Each musician, but especially Tamura, is content coloring both inside and outside the lines, allowing quiet atmospheres to unravel as they will until the closing “Kanbanneko.” The term refers to a cat that hangs out in a store (often seen sleeping in the window) and is well known by regular customers. Like its namesake, the music seems to insist on being left alone in a corner as the hustle and bustle of commerce hums in the background. And because the recording is only subtly processed, allowing for instruments’ natural reverberations to shine through, we can be sure that every meow is heard.

(This review originally appeared in the July 2020 issue of The New York City Jazz Record, a full PDF of which is available here.)

Marcin Wasilewski Trio/Joe Lovano: Arctic Riff (ECM 2678)

2678

Marcin Wasilewski Trio
Joe Lovano
Arctic Riff

Joe Lovano tenor saxophone
Marcin Wasilewski piano
Slawomir Kurkiewicz double bass
Michal Miskiewicz drums
Recorded August 2019, Studios La Buissonne, Pernes-les-Fontaines
Engineer: Gérard de Haro
Mastering: Nicolas Baillard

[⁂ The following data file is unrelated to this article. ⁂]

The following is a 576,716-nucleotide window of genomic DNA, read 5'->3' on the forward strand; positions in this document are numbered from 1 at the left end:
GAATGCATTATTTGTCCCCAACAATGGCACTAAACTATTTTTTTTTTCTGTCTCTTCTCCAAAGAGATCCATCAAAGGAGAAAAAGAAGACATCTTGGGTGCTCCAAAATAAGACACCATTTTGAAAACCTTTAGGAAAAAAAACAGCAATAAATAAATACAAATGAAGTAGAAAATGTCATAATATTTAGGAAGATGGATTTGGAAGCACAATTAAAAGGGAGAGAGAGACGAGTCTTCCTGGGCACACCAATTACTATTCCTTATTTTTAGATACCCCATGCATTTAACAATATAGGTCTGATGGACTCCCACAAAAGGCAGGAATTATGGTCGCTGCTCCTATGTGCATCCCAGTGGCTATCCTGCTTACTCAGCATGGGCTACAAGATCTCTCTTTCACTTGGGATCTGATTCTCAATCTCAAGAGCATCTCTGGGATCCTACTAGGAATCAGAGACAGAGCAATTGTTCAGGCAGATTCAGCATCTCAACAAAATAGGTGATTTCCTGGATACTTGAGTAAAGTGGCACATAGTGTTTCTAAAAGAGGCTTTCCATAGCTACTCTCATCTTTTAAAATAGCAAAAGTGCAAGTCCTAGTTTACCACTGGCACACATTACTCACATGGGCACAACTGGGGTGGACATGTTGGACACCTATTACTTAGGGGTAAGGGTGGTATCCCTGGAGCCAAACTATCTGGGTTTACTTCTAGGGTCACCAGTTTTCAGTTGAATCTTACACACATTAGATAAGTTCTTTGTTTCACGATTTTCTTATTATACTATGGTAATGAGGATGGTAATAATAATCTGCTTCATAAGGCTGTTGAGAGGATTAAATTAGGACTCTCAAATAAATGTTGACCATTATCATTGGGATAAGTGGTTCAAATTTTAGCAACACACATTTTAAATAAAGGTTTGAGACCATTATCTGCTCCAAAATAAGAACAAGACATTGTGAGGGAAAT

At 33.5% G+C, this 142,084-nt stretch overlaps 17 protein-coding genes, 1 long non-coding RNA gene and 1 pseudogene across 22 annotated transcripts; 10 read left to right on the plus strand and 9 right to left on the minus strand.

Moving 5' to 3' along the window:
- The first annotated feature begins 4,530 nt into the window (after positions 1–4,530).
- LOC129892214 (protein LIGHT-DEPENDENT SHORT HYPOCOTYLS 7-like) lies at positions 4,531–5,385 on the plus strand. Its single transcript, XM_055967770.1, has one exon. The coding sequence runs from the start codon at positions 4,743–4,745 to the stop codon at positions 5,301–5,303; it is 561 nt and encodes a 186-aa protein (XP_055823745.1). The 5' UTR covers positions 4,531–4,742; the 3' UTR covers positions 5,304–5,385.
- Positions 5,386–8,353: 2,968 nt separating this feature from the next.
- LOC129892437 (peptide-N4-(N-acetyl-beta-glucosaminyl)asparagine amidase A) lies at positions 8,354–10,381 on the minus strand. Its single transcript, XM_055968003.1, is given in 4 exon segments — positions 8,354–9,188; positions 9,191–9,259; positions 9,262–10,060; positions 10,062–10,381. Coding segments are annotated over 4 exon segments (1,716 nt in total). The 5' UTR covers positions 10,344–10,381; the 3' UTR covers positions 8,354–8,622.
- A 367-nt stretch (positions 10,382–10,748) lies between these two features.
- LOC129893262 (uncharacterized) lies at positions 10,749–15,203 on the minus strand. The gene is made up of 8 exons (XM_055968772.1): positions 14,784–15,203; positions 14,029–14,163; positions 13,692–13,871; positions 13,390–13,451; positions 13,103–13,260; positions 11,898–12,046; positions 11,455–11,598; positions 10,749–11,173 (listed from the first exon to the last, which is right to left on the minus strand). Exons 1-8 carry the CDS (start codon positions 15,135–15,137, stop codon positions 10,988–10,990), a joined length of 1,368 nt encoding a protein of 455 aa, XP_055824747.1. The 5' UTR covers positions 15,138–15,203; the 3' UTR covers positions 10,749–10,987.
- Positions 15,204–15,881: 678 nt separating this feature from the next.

Cover photo: Thomas Wunsch
Produced by Manfred Eicher
Release date: June 26, 2020

Too much time, it seems, has passed since pianist Marcin Wasilewski and his trio with bassist Slawomir Kurkiewicz and drummer Michal Miskiewicz graced the studio for our privileged scrutiny, and as soon as “Glimmer Of Hope” tickles the ear drum, we are reuniting with old friends. A glimmer is exactly what we encounter in Wasilewski’s pianism, which opens this tender vision with a play of light and shadow such as only he can render. In turning these movements into song, he opens a new portal through which to step on our way toward musical discovery. But then a new companion in Joe Lovano joins the shoulder-link of arms to block any who would even dream of passing across the double line of expectation. And so we trail behind, absorbing the language of their traversal. Three more selections by the bandleader, including the flowy sojourning of “Fading Sorrow” (a yielding stage for Kurkiewicz’s soloing) and the sparkler-to-fireworks groove of “L’Amour Fou,” along with Lovano’s “On The Other Side,” complete the in-group compositional picture. The latter tune unfurls a veritable tapestry from the tenorist’s bell and pictures the synergy of ears and fingers required to pull off this collaboration. Carla Bley’s “Vashkar” gets two treatments thereby. In keeping with its ever-deepening roots, and nourished by five decades of interpretation, the quartet taps into its historical embeddedness.